Addressing recurring mistakes in assignments is a challenge many students face. How can we teach students to analyze their work and develop personalized checklists for frequent errors? In this three-part blog, we’ll take a close look at Top 3 Hits, a SMARTS strategy that empowers students to identify, understand, and rectify their most frequent errors, thereby transforming these missteps into catalysts for academic growth.
In part two of this series, we explore how to teach the Top 3 Hits strategy — just download a free version of the lesson and then I’ll walk you through the lesson in the video below! (Part one defined self-monitoring, self-checking, and focus correction areas (FCAs); part three will explore options for independent practice, wrap-up and review, and extensions.)
Download Top 3 Hits Lesson for Free
In Top 3 Hits, students use previously graded assignments to analyze their most common errors and make a list of their “Top-3-Hits” for checking their future assignments.
To get started, download the free lesson:
You will receive:
Lesson plan and teacher’s guide (PDF)
Instructional slides (PowerPoint Presentation)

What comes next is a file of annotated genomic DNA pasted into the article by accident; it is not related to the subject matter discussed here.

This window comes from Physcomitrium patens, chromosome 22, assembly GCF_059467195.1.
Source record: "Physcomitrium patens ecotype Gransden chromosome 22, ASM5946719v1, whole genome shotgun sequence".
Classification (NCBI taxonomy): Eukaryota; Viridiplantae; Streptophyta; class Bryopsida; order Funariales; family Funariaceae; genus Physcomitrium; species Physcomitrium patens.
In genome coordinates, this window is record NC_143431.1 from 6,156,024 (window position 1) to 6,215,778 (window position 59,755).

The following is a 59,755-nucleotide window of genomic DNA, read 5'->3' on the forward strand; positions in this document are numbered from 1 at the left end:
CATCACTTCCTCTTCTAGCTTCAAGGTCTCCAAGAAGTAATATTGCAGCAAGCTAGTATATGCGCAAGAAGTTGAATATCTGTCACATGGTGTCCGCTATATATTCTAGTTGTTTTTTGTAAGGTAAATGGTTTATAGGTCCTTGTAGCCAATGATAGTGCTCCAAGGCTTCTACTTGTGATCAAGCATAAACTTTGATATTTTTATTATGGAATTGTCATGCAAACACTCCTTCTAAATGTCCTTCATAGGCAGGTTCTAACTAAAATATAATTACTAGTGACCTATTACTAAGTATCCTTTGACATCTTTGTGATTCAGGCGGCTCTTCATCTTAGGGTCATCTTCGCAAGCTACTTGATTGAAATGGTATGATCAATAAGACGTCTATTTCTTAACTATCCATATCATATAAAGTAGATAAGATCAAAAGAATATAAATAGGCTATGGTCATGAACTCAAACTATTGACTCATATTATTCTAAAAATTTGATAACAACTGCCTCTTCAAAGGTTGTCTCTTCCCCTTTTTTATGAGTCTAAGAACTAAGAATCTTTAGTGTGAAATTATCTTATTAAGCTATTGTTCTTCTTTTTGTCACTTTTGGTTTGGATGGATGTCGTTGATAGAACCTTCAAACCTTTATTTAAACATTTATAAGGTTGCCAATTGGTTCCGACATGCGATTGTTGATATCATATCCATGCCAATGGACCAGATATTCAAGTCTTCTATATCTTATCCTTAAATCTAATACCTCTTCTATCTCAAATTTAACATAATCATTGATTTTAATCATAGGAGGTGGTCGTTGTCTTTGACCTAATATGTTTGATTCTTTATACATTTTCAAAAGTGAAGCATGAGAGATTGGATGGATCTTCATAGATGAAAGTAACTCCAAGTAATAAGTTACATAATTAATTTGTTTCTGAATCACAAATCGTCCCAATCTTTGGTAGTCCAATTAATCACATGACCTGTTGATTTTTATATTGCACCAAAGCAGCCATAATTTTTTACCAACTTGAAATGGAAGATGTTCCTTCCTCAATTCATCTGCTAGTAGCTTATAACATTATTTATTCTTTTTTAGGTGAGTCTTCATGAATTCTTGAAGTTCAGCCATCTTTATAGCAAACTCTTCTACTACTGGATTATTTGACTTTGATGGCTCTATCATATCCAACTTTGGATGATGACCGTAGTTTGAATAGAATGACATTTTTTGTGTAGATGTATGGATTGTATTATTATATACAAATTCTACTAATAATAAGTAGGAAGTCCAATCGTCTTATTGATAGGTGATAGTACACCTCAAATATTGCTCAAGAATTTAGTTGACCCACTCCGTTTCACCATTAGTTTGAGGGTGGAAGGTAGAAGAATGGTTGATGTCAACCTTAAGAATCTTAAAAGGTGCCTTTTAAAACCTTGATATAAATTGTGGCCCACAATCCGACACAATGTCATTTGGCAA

Student handouts (PDF)
Student strategy reflection sheet (PDF)
View the Top 3 Hits Lesson Walkthrough Video
Join me in this 11-minute video, where you’ll get a preview of the best practices for teaching executive function, why self-checking is important, and a walkthrough of Top 3 Hits.
Click here for the elementary walkthrough video for Top 3 Hits.
Try It Out
We encourage you to try out the lesson and share your questions, comments, and feedback. Stay tuned for part three of this series, where we will explore options for independent practice, wrap-up and review, and extensions of the Top 3 Hits strategy.
- Caitlin Vanderberg, M.Ed., SMARTS Associate
SMARTS Executive Function Curriculum: smarts-ef.org
Research Institute for Learning and Development: researchild.org
About the Author
Caitlin Vanderberg, Ed.M., is a SMARTS Associate and an Educational Specialist. She leads the development and piloting of the MetaCOG Surveys & Toolkit and provides academic support to elementary and middle school students with learning, attention, and executive function challenges. Before joining ResearchILD in 2020, Caitlin worked as an assistant elementary school teacher and with many arts education programs. Caitlin holds an Ed.M. in Mind, Brain, and Education from Harvard University Graduate School of Education.